Editor's note

International Internet Magazine. Baltic States news & analytics Wednesday, 21.11.2018, 15:02

Modern education: facing new challenges

Eugene Eteris, BC, Riga/Copenhagen, 29.08.2017.Print version

Students in countries around the Baltic Sea region are having a tough time: some got already a place in the university or other high schools, others still undecided about a new profession. At the time of a new school year, it is well-worth looking at education process: whether it fits with the modern social and business challenges?

Education process for most of students is aimed at making a basis for knowledge needed for the rest of their lives, both professionally and socially. During university’s time students would form such “life’s patterns” that would guide them through adult life, working time, families and friendship. Much, of course depends on whether education is for a short or long period, something practical or/and academic.


However, students’ life is not an easy endeavor: e.g. in Denmark about one-fourth of the new enrolment would drop out (that makes about 15 thousand yearly!); almost the same picture is in the Baltic States (see below).         


The reasons for “leavers” are numerous; though one of the serious ones is bad characters in the grammar/primary schools: future students are just not ready for going on… The lack of basic knowledge can hamper students’ future life too. 


Definitely, schools to be blamed: they have to re-assess volumes of new knowledge future students would need in the universities. But main challenge is: what kind of profession students would need in future after 4-5 years in a university? Would they get the “dream job” or a needed profession to sustain a family?  


Thus, often education issues in national political decisions are more than just educational. Students’ choice have to “guided” by the structural changes in a new national sustainable economy, i.e. what economy sectors would provide additional welfare growth. Education is generally an integral part of national political economy structures.   

Latvian issues

The first account of students’ choice in main 12 Latvian universities/high schools is the following (main figures as to the end of July 2017): legal studies, computer’s systems/technologies, medical studies, communication and psychology. Total number of students reached over 8 thousand people


Some news is really alarming: less than 40% of school leavers in Latvia are going to take further education in some high colleges and universities. Children’s’ low graduating marks/grades in math, physics and chemistry do not suffice for entering higher education institutions.  

Former Latvian State University’s rector, Marcis Auzinsh argued for example that the main problem is somehow a social one: “Latvian people are limp and slack; they still think that someone would rather solve all the problems for them, e.g. government, politicians, etc.” Such stagnant attitude is most clearly seen through people’s attitude to parties, he added.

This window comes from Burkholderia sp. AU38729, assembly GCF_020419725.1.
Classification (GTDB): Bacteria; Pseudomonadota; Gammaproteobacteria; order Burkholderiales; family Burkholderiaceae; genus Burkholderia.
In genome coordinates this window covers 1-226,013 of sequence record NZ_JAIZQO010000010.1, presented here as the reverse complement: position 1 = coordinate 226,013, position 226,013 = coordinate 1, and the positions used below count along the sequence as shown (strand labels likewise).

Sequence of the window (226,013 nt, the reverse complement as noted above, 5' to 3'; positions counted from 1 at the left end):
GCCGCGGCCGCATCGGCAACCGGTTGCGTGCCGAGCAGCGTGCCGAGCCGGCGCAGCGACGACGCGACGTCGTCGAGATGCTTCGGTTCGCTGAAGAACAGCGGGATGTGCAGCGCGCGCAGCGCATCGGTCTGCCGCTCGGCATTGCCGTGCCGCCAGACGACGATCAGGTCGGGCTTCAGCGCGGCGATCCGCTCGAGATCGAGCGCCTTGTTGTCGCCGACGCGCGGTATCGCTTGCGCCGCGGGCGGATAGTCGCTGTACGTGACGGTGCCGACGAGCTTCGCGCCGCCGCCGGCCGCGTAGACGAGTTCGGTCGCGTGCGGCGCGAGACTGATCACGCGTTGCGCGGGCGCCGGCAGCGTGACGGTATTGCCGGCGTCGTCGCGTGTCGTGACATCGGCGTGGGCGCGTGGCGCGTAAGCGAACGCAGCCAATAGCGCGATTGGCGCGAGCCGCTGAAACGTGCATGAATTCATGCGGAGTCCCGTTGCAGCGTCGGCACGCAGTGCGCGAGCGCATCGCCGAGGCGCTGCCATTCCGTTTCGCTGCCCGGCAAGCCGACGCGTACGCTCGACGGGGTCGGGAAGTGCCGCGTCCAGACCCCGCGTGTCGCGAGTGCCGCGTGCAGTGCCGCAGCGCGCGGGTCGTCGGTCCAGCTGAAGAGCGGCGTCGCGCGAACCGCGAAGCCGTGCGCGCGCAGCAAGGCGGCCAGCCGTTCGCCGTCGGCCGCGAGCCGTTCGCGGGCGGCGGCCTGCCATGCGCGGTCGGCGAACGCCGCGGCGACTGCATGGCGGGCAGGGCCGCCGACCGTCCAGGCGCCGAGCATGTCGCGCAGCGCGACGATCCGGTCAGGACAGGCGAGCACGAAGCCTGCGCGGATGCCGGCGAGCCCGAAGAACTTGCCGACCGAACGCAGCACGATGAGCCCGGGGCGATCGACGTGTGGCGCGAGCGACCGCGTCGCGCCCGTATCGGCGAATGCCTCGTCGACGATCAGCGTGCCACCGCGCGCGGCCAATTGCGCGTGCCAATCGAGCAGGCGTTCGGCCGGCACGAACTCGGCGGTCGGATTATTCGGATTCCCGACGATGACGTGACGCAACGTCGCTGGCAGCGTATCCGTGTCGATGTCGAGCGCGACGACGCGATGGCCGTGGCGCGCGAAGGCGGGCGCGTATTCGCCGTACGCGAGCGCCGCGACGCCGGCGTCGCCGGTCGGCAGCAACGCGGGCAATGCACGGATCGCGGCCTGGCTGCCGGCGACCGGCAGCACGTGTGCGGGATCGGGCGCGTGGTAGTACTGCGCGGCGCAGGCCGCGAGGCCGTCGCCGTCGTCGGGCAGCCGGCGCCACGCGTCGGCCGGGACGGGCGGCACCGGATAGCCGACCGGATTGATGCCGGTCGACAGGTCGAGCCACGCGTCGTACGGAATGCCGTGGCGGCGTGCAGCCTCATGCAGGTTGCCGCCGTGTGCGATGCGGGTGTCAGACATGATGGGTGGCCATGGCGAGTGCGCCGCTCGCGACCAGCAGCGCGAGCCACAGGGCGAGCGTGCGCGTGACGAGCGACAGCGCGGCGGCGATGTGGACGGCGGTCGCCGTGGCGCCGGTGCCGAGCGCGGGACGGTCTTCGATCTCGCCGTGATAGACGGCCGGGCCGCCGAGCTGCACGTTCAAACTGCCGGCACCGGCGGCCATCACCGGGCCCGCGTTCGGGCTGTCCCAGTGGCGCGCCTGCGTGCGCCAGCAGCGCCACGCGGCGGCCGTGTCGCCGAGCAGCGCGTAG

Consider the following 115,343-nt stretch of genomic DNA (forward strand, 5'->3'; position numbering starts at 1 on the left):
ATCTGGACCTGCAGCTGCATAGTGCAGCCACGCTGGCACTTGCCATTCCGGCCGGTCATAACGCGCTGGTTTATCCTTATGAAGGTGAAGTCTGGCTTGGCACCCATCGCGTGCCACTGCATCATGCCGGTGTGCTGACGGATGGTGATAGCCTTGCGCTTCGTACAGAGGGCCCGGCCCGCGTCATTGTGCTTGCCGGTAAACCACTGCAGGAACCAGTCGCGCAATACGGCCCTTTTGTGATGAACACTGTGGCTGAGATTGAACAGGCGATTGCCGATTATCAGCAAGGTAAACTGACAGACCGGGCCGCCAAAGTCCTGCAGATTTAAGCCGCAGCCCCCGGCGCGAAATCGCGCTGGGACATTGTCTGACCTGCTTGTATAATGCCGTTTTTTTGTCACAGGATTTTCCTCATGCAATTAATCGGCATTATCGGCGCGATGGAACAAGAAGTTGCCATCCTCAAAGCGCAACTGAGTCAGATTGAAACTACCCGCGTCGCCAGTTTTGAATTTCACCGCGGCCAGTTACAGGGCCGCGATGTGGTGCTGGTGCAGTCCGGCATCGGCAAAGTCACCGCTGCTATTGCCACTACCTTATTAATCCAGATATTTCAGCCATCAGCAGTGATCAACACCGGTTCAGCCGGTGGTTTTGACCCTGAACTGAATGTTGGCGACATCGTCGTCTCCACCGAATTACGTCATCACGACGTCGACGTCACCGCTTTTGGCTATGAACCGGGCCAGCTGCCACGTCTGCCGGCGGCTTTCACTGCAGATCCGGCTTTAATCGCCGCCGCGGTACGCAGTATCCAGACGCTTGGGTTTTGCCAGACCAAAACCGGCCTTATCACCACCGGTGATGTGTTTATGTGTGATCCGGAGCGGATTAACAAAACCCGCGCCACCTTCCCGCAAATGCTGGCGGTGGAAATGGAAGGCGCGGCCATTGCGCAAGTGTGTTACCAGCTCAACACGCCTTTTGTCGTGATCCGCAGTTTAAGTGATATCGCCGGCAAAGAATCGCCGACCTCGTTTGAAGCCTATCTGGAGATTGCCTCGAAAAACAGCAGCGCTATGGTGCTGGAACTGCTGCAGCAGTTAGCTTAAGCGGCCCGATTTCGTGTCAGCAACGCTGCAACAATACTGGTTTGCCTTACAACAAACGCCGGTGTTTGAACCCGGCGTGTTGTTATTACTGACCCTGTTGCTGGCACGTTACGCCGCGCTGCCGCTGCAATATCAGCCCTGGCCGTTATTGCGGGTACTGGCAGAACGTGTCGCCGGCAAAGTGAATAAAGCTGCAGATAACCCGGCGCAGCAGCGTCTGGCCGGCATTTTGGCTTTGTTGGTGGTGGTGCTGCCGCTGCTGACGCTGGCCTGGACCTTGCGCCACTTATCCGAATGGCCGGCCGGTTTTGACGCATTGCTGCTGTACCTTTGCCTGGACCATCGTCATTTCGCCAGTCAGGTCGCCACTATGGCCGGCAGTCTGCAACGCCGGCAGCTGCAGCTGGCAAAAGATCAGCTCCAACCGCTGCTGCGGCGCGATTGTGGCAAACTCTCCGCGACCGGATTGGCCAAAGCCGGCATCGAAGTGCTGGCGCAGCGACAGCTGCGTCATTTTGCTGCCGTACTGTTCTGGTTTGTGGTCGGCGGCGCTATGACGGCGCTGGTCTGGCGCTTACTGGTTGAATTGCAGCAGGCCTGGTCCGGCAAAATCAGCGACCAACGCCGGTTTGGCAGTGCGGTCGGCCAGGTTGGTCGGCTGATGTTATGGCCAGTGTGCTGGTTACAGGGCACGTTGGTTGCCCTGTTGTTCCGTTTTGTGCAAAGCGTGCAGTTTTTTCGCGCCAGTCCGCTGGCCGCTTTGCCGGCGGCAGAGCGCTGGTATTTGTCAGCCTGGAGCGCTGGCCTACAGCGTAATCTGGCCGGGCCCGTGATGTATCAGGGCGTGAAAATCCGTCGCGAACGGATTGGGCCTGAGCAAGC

EU’s initiatives

The importance of high quality education in building a resilient and competitive Europe is a priority for the European Commission as well. However, the latest results from the Programme for International Student Assessment (PISA) survey indicate weaknesses in competence development.

In some countries, poor educational outcomes are being transferred from generation to generation, making the fight against inequality particularly difficult. Concrete action is needed, therefore, to bridge this gap and ensure that all pupils are equipped with the right skills and competences needed in today's economy and society. The Commission’s education package, adopted in May 2017, is designed to support Member States in working towards this objective with a series of actions aimed at delivering on the commitments made by the Commission in the Investing in Europe’s Youth initiative.

See more in: http://eur-lex.europa.eu/legal-content/EN/TXT/?uri=COM:2016:940:FIN  

Two Commissioners Jyrki Katainen and Tibor Navracsics are mainly responsible for the EU’s “education package”, which outlines the Commission’s progressive cooperation with the member states in making both school and higher education more inclusive and future-oriented.

The European project is about building a better future for European citizens. This also means investing in young people, providing them with new opportunities and helping them to seize these opportunities. It is about giving young people the best possible start in life by investing in their knowledge, skills and experiences, helping them to find or train for their first job and giving them an opportunity to make their voice heard. This investment in young people lays the foundation for a fair, open and democratic society, for social mobility and inclusion as well as for sustained growth and employment.

Some changes however occurred during last couple of years: thus, for example the new Erasmus+ has replaced seven previous Commission programmes: Lifelong Learning Programme (Erasmus, Leonardo da Vinci, Comenius and Grundtvig); Youth in Action; Erasmus Mundus; Tempus, Alfa, Edulink and Programme for cooperation with industrialised countries.

The actions of the Erasmus + programme are divided into decentralised actions and centralised actions. The decentralised actions are managed in each programme country by National Agencies that are appointed by their national authorities. The centralised actions are managed at a European level by the Education, Audiovisual and Culture Executive Agency (EACEA) located in Brussels. See more: https://eacea.ec.europa.eu/taxonomy/term/264